Senior survival guide - college applications
Seniors struggle everyday with finding the right college. The most worrisome factor to most is whether or not they can really get in to the school of their dreams. While the application process is exciting, it is also extremely overwhelming. Everyone is rushing around getting recommendation letters, writing essays, taking the SAT and ACT, and filling out applications to meet the multiple deadlines of multiple colleges. Relax. Take a deep breath.
The easiest way to tackle the application process is to literally break it down. Start by asking yourself basic questions. What are my interests and career goals? What are my strengths and weaknesses? Once you have these factors identified, the next step is research. Thousands of books exist with information on thousands of colleges and universities; programs like Naviance and College Board are extremely helpful online resources. While researching different schools remind yourself to be open-minded. You may think you have found the perfect fit, but keep researching because there are thousands of schools out there, and your first choice might not necessarily be the best school for you. Next, make sure you are being realistic. It is crucial to apply to several reach schools, but make sure you are still looking at schools that have numbers that match up to yours.
Staying organized is perhaps the most important aspect to the college application process, so once you have identified potential college options start a binder or notebook and make a list of all of those schools. That way you can go back and write specific details about those schools and cross out ones you are no longer interested in. After you have created your list, ask yourself if the colleges on your list offer courses in your desired majors or areas of interest. Look at professor ratings, department websites, and specific programs, like honors colleges, within the school. Your list should contain five to ten schools with a couple reach schools.
Next, examining the cost of a college is important. Look at all the factors like in state versus out-of-state tuition, room and board costs, financial aid and scholarships. College board has a list of hundreds of scholarships to apply for. Talk to your parents about how much they can contribute, realistically, to your education. While cost is a crucial element to any education, do not be turned off from a college because of its price. Still apply to all the schools you want because you never know what financial aid and scholarships you will be offered, but make sure you have perhaps a state school you can afford on your list as a back up plan.
After that, look at the location and size of the colleges you are interested in. The three main locations are rural, suburban, and urban. Think about costs of travel in getting to and from home and climate. All of these factors are in almost any college book you look at. Size is a very important factor in choosing the right college. Some colleges have up to 70,000 students! With large schools often comes a lot of school spirit and a huge interest in athletics. If you are one who loves cheering in big crowds, wearing your school colors at a football game, a larger school may be right for you. If you are one who likes a smaller, more personal environment where you can get to know your professors, think more about a smaller school.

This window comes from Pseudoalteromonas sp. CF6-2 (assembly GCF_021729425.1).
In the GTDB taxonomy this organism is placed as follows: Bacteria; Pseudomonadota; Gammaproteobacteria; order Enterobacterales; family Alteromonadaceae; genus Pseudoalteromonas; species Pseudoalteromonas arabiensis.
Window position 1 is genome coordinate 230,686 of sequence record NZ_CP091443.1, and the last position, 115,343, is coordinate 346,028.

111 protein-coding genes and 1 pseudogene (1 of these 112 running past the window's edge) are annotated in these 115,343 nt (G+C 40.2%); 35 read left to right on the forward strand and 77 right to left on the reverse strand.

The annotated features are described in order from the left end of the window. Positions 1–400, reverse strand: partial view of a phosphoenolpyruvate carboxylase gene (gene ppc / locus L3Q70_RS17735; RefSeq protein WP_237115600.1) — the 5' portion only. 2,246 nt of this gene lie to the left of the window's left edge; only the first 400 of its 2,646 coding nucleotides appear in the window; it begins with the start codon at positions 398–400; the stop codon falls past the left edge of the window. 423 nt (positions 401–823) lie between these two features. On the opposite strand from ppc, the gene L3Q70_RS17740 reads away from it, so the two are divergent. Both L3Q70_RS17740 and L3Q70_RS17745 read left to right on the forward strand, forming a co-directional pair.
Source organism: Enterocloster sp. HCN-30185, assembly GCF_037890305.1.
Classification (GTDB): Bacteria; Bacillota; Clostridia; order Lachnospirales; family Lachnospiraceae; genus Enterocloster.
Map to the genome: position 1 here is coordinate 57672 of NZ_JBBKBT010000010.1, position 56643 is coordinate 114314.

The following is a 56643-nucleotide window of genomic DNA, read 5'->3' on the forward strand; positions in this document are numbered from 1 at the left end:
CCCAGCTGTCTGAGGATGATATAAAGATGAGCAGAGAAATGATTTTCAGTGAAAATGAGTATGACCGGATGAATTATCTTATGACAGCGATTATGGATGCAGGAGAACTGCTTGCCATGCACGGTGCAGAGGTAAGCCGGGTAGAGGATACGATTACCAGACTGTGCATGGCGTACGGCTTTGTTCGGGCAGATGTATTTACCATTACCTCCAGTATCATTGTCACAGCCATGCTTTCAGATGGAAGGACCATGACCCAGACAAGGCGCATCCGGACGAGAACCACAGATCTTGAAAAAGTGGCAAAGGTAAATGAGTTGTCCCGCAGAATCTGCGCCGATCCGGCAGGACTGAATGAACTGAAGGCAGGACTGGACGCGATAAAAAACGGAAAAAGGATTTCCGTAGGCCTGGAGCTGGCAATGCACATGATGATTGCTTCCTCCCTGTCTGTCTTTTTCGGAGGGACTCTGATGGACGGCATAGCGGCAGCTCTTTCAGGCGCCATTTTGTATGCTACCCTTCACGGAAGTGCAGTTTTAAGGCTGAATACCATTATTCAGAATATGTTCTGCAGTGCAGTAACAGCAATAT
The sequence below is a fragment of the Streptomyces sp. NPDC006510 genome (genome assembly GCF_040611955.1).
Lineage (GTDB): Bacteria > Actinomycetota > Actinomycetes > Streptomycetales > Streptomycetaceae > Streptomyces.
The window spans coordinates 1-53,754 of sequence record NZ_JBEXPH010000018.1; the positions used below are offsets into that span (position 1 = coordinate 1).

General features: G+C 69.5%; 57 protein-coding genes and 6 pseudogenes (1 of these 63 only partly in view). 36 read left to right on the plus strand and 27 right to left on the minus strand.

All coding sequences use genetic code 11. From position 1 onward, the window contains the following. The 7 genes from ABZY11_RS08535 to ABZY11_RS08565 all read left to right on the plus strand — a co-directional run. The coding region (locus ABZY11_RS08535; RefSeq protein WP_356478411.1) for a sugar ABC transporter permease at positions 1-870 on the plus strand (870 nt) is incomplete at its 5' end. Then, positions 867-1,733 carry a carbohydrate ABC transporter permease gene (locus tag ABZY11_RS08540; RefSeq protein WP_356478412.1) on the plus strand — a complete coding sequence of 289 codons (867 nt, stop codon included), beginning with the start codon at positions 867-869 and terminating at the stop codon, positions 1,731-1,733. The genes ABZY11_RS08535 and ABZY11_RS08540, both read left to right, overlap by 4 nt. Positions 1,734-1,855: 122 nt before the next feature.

After you have considered all of these options in picking your school, and hopefully narrowed down your list, you can actually begin your applications. Make sure you stay ahead in this part of the process. Know, and write down, early action and regular decision deadlines for all your schools. While early action allows you to get your decision faster, schools are still looking for the same candidates in both early and regular decision pools. Don’t worry if you don’t have it together by the early action deadline. However, if you are applying to state schools that cater mostly to the students of that state it is to your advantage to get your application in as early as possible. After you have decided when to apply look at how many of your schools you can apply to through the common app. Keep in mind that although you can use the common app many of those schools still require supplements you must submit. Most applications include basic family and demographic information as well as essays.
Essays could possibly determine your acceptance at a college if your numbers are just like everyone else’s who applied. Make sure your essay shows your personality. Write how you write and be yourself, do not simply write what you think an admissions officer might want to read. Create an attention-grabbing hook so that whoever is reading your essay is immediately interested. Think about whom you want to write your recommendation letters. It is the standard for colleges to require two letters from teachers who taught you academic subjects. These teachers should know you well. They should know about your performance in their class as well as your character. It does not hurt to send more recommendation letters than required from a possible coach or church leader. Once you have finished your applications, essays, and have gotten your teacher recommendation letters you should feel a lot of relief.
While the college application process could be one the most stressful experiences you have ever dealt with it is important to remember that no matter what happens, everything will work out. It is not the end of the world if you don’t get into your absolute dream school because with all your hard research you found many other schools that you could see yourself happy at. The Fairview counseling and post grad centers would say that the “biggest hurdle in helping relief stress is to get beyond the names of colleges.” Find somewhere you can truly be happy at, and do your best on your application, and be satisfied wit that. Good luck to all seniors during this process!